Last year, for thumbing around Montana, I went to Wal-Mart and bought a $10 sleeping bag and a $15 backpack. Since I hadn't hitchhiked in years it was my first experience thumbing with a cell phone. It was great to be able to stay in contact with friends and relatives. I never missed an opportunity for a free charge in the restaurants and truck stops I was dealing with.
A couple more items on my gear list I failed to mention. Sunglasses are an essential. And a coat-how heavy depends on the season. In the summer I just want a light windbreaker. And a ballcap if I feel I need to regulate the amount of sun my face is getting. I always wear long sleeved shirts to regulate the amount of sun my arms are getting.
On a typical long distance hitchhike between New Orleans and Seattle, which I've done many times, in both directions, I could do it in 4 to 6 days. I'm gonna be out in the elements alot--sun, wind, rain, even snow if it's that time of year. The one type of weather I avoid at all costs is extremely hot weather like mid nineties and above. I've gotten trapped in it before and learned to avoid it.
But my answer to staying clean while thumbing the interstates is the great American truck stop. You probably can't go more than a hundred miles without passing one. There are chain outfits like Petra, Flying J, Travel Centers of America, Pilot, and there are lots of Mom and Pop operations. Practically all of them have showers and laundramats. Lots of these truck stops give free showers to truckers who buy so much fuel. But for the general public nowadays a shower costs around 7 or 8 dollars. I'll go in and get the shower, put on the clean set of clothes then wash the dirty set.
I keep my hair cut short so it doesn't soak up diesel smoke and get tangled by the wind. If I were to wear it long it would have to be long enough that I could put it in a pony tail. And I don't wear grungy clothes either.
So with a nice haircut, nice looking clothes and a fresh shower, I'm looking just like the people I want to pcik me up. I've gotten many a compliment on being a well dressed hitchhiker.
There's about 50,000 miles of Interstate in America. The whole thing was championed by Dwight Eisenhower. Sometime in the early 1900's he was on an Army convoy across America. They took the Lincoln Highway which was the first highway across America. It ran from New York to San Francisco. Interstate 80 runs the same route today.
The Lincoln Highway ran right through the middle of about 600 towns. The convoy had to stop at every stop sign, every red light (if they had them back then), and was continuously getting bogged down. It took them three weeks to cross the country. Ike's thoughts were something like this "Geez, if this country ever gets invaded we're gonna have one tough time moving troops and supplies. " He got a good look at the German Autobahn when he was in Europe in the 1940's. When he became President he pushed the whole thing thru Congress. It's official name is the Dwight D. Eisenhower National System of Interstate and Defense Highways.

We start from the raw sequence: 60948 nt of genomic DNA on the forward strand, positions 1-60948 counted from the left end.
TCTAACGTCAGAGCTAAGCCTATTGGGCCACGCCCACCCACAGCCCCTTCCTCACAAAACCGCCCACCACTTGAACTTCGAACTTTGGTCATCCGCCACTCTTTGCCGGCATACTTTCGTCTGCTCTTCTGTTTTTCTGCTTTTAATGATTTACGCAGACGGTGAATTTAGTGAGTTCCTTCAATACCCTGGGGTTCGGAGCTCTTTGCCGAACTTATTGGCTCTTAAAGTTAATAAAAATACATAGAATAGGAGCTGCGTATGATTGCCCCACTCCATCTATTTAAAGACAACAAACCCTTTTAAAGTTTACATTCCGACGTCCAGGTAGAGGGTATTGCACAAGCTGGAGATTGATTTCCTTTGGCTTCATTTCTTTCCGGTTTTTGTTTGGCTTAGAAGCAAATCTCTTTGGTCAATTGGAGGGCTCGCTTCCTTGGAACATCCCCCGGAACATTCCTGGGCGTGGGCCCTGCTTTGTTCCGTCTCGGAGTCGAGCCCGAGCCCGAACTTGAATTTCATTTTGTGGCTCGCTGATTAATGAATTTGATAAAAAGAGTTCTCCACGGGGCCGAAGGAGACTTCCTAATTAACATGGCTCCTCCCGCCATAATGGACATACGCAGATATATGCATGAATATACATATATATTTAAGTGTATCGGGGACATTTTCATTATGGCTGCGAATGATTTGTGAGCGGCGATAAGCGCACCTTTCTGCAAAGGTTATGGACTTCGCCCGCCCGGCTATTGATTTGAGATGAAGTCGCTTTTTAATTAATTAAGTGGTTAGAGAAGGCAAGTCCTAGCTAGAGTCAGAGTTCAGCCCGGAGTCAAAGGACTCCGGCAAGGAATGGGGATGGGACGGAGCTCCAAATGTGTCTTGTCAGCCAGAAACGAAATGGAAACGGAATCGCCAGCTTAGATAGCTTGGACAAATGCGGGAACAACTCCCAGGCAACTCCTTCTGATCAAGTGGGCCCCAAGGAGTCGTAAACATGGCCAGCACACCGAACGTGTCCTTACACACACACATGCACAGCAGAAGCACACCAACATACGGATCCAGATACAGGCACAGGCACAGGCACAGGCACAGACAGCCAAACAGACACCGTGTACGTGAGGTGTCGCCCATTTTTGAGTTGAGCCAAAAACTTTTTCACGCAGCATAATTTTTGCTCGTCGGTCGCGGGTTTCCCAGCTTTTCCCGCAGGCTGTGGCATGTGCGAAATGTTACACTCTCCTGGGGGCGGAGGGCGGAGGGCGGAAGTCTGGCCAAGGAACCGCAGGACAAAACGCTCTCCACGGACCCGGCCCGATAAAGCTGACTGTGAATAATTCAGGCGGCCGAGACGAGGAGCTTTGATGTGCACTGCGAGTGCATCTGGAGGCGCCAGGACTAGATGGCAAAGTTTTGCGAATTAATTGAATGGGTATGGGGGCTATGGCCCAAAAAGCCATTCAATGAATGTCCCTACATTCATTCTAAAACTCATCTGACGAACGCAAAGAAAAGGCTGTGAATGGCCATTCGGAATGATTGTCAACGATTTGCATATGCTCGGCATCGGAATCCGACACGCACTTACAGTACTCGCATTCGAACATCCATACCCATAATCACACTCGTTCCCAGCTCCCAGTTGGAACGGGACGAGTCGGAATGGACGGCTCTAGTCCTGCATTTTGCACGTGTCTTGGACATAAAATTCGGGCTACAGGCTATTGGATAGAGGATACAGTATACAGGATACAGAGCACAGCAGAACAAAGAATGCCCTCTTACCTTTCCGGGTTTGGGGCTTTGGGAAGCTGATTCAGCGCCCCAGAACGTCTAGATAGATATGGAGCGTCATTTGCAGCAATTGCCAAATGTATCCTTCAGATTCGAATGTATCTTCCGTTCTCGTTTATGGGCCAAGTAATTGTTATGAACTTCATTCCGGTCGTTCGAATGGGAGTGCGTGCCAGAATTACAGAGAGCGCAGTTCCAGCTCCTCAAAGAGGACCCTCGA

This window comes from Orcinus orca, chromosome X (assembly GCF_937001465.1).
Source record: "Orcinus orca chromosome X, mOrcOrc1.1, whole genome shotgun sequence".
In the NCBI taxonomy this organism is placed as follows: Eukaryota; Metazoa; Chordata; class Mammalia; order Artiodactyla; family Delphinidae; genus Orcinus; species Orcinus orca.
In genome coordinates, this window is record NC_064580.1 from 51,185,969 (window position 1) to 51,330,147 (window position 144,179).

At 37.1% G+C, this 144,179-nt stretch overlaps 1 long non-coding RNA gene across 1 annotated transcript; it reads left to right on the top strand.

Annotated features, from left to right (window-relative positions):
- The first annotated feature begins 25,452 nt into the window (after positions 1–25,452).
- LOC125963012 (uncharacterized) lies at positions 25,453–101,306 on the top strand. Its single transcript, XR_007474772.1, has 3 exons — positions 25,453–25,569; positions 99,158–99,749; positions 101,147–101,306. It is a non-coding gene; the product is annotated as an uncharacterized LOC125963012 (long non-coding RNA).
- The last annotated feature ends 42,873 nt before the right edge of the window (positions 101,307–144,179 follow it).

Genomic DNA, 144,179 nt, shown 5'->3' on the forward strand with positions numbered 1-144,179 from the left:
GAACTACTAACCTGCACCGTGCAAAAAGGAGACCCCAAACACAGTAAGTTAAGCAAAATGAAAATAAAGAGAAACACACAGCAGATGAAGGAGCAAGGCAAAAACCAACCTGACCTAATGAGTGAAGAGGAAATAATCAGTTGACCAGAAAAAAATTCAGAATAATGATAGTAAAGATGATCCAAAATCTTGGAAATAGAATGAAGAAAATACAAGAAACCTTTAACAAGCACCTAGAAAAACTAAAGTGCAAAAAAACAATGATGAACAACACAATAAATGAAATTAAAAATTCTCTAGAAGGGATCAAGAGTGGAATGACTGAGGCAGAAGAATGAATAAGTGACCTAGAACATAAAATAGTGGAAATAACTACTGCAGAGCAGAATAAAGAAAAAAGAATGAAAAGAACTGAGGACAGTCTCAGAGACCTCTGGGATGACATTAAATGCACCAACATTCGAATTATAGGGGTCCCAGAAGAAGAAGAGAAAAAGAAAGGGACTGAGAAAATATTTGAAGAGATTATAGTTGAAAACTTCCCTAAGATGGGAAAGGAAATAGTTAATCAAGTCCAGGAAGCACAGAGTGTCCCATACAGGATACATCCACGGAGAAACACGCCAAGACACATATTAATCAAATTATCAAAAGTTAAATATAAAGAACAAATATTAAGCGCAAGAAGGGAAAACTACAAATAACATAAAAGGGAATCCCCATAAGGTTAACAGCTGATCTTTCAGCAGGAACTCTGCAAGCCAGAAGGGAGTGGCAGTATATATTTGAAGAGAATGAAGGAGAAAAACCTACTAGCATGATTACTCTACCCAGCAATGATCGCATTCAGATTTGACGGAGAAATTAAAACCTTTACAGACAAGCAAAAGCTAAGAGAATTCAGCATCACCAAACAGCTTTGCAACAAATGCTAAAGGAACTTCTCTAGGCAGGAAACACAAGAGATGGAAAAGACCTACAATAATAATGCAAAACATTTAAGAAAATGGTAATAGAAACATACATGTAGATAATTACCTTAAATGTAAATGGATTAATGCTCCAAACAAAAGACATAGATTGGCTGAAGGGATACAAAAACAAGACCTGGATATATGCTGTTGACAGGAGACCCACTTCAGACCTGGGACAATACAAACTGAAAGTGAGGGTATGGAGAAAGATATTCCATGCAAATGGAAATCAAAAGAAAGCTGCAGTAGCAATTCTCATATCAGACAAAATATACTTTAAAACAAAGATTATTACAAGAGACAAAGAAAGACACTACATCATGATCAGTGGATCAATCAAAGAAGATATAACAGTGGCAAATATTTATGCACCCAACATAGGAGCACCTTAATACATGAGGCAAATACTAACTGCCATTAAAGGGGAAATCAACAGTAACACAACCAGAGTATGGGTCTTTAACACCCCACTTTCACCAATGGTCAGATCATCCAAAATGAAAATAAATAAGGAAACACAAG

What does this mean for a hitchhiker? Well, first of all there are no red lights or stop signs. Take Interstate 90 which runs between Boston and Seattle. The last red light was at Wallace, Idaho, a little mining town in a narrow canyon in Northern Idaho. The Interstate was completed up to both sides of Wallace. But if the road was built at ground level thru Wallace it would destroy the historic little town. They built the Interstate on cantilevers and went 4 or 5 stores right over the top of the town. The construction took many years to complete and you always had to come off the Interstate at Wallace, pass through the town stopping at it's blinking red light, then continue on. The only reason the red light was there was becase of the amount of Interstate traffic passing through the town. In 1991 the construction was completed and the red light was taken down and ceremoniously buried.
There are no red lights on the Interstate because at every crossroad it comes too it either goes over the top of it or underneath it. That means there is always an overpass/underpass (bridge) there. At most (but not all) of these crossroads there are exit and entrance ramps to the Interstate. Business's sprang up at these crossroads, adjacent to the Interstate.
The freeway entrances that have services like gas stations, convenience stores, restaurants, motels, truck stops, even supermarkets and bars, is where I do my thumbing. I rarely go past the bottom of the on ramp. I don't walk the freeway. The reason is the traffic is moving slow on the on ramp and it's easy for someone to pull over.
My tightly packed backpack MAKES A NICE SEAT while I'm waiting for a ride. I like to listen to rock 'n roll and get weather reports on the walkman while I'm sitting at the freeway entrances. Or I may do a little reading. I use the restaurants and convenience stores, and showers if available. At times I may even get a hotel room.
When I catch a ride, after thanking the driver for stopping, I ask questions about how far they are going, what services are availabe where they turn off, etc. If no services are available where they turn off I ask them where a better location would be somewhere before their exit. I'll make a shorter ride of it just to insure I'm always thumbing from where there are services.